Trenton police have clamped down on the release of information to the public, producing an incomplete picture of public safety in New Jersey’s capital, reports the city’s Times. In a one-month period since Police Director Joseph Santiago disbanded the public information unit and instituted a new policy, the city of Trenton had 50 robberies, 29 aggravated assaults, eight sexual assaults and one homicide, according to records obtained under the state’s Open Public Records Act. Because of the city’s policy shift, just seven of the crimes, including the homicide, were reported in The Times.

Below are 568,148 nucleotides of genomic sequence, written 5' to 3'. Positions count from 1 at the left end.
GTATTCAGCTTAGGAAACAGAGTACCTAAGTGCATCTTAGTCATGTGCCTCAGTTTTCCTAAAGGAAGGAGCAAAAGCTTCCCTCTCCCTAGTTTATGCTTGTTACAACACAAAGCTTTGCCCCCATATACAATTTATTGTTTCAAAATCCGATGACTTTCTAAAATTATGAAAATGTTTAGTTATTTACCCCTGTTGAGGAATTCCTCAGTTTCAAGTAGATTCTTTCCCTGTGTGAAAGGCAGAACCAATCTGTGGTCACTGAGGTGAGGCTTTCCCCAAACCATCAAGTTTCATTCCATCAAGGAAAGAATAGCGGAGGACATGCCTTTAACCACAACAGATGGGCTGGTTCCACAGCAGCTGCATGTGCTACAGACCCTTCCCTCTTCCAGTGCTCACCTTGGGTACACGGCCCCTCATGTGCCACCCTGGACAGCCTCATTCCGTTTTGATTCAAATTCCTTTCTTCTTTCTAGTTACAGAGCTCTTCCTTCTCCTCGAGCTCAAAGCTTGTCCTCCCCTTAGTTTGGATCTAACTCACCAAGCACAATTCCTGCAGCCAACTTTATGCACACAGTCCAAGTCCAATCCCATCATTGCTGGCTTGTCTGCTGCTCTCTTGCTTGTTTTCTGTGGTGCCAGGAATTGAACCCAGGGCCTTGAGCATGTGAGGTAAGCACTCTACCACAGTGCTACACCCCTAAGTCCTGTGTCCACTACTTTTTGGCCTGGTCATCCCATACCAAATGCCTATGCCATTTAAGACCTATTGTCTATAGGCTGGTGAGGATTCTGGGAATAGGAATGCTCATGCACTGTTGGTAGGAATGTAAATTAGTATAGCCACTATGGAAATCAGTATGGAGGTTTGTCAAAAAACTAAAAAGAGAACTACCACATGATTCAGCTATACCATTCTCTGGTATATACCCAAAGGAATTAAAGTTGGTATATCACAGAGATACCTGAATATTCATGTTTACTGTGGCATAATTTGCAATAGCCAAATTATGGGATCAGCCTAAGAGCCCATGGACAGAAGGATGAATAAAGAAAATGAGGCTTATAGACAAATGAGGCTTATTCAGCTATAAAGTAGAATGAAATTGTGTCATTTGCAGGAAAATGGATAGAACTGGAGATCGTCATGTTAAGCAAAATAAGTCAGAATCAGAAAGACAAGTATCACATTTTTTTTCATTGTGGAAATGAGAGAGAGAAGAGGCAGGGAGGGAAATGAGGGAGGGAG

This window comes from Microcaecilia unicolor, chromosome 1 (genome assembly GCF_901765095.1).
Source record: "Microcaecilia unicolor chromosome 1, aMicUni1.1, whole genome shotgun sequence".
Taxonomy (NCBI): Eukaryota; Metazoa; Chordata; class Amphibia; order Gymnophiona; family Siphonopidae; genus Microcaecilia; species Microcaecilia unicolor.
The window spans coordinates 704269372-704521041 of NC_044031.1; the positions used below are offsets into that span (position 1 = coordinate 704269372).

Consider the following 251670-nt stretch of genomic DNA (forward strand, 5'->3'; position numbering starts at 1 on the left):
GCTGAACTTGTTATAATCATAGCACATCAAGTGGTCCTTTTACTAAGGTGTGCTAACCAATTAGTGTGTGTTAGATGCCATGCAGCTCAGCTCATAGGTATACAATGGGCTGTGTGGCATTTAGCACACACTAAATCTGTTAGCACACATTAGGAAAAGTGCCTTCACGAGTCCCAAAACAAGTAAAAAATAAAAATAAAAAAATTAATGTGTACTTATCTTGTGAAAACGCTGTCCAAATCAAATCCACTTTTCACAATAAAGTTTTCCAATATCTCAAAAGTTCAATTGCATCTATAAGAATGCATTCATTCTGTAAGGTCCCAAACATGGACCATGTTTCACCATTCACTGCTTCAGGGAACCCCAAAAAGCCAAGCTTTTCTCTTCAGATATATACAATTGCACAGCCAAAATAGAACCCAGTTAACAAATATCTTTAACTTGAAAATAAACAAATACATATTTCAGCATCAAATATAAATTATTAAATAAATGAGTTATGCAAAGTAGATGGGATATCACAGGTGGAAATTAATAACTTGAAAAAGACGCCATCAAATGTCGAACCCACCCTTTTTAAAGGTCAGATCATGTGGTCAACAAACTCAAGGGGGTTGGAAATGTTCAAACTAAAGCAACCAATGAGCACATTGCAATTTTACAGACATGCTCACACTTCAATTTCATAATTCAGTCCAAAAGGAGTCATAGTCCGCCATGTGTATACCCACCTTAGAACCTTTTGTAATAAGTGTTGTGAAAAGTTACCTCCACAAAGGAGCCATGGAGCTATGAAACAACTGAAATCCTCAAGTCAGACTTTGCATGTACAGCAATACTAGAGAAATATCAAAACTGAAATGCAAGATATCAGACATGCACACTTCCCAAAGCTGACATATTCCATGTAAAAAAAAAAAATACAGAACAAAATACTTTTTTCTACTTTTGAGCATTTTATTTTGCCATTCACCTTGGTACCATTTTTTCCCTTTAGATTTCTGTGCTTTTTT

The changes, started on Sept. 18, drew a sharp rebuke from Mercer County Prosecutor Joseph L. Bocchini Jr. and protests from the Times. “There is no reason in my mind for purposely withholding information that is required to be provided to the media,” Bocchini wrote to Santiago. Police now release a log of people arrested, with no explanation of their alleged crime. Any crime that does not result in an arrest is not logged at all. In a recent discussion about the new policy, Santiago said, “Public information wasn’t working for me.”